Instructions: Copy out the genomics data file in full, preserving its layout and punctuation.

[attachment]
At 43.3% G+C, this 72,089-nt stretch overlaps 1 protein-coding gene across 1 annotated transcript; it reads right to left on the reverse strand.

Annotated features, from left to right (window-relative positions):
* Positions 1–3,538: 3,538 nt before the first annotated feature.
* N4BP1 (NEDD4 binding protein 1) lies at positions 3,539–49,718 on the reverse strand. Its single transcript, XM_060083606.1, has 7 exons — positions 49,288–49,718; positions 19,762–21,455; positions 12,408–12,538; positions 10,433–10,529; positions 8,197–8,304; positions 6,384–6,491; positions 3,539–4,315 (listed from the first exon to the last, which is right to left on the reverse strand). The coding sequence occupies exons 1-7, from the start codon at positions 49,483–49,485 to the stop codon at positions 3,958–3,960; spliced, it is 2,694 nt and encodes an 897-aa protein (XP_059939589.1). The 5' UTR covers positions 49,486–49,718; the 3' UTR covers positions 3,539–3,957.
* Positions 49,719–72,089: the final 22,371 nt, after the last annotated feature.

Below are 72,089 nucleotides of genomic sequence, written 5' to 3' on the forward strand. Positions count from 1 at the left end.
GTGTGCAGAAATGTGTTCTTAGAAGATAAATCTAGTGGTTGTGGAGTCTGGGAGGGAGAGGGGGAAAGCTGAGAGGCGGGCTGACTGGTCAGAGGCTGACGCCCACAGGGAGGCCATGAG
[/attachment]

At 43.3% G+C, this 72,089-nt stretch overlaps 1 protein-coding gene across 1 annotated transcript; it reads right to left on the reverse strand.

Annotated features, from left to right (window-relative positions):
* Positions 1–3,538: 3,538 nt before the first annotated feature.
* N4BP1 (NEDD4 binding protein 1) lies at positions 3,539–49,718 on the reverse strand. Its single transcript, XM_060083606.1, has 7 exons — positions 49,288–49,718; positions 19,762–21,455; positions 12,408–12,538; positions 10,433–10,529; positions 8,197–8,304; positions 6,384–6,491; positions 3,539–4,315 (listed from the first exon to the last, which is right to left on the reverse strand). The coding sequence occupies exons 1-7, from the start codon at positions 49,483–49,485 to the stop codon at positions 3,958–3,960; spliced, it is 2,694 nt and encodes an 897-aa protein (XP_059939589.1). The 5' UTR covers positions 49,486–49,718; the 3' UTR covers positions 3,539–3,957.
* Positions 49,719–72,089: the final 22,371 nt, after the last annotated feature.

Below are 72,089 nucleotides of genomic sequence, written 5' to 3' on the forward strand. Positions count from 1 at the left end.
GTGTGCAGAAATGTGTTCTTAGAAGATAAATCTAGTGGTTGTGGAGTCTGGGAGGGAGAGGGGGAAAGCTGAGAGGCGGGCTGACTGGTCAGAGGCTGACGCCCACAGGGAGGCCATGAG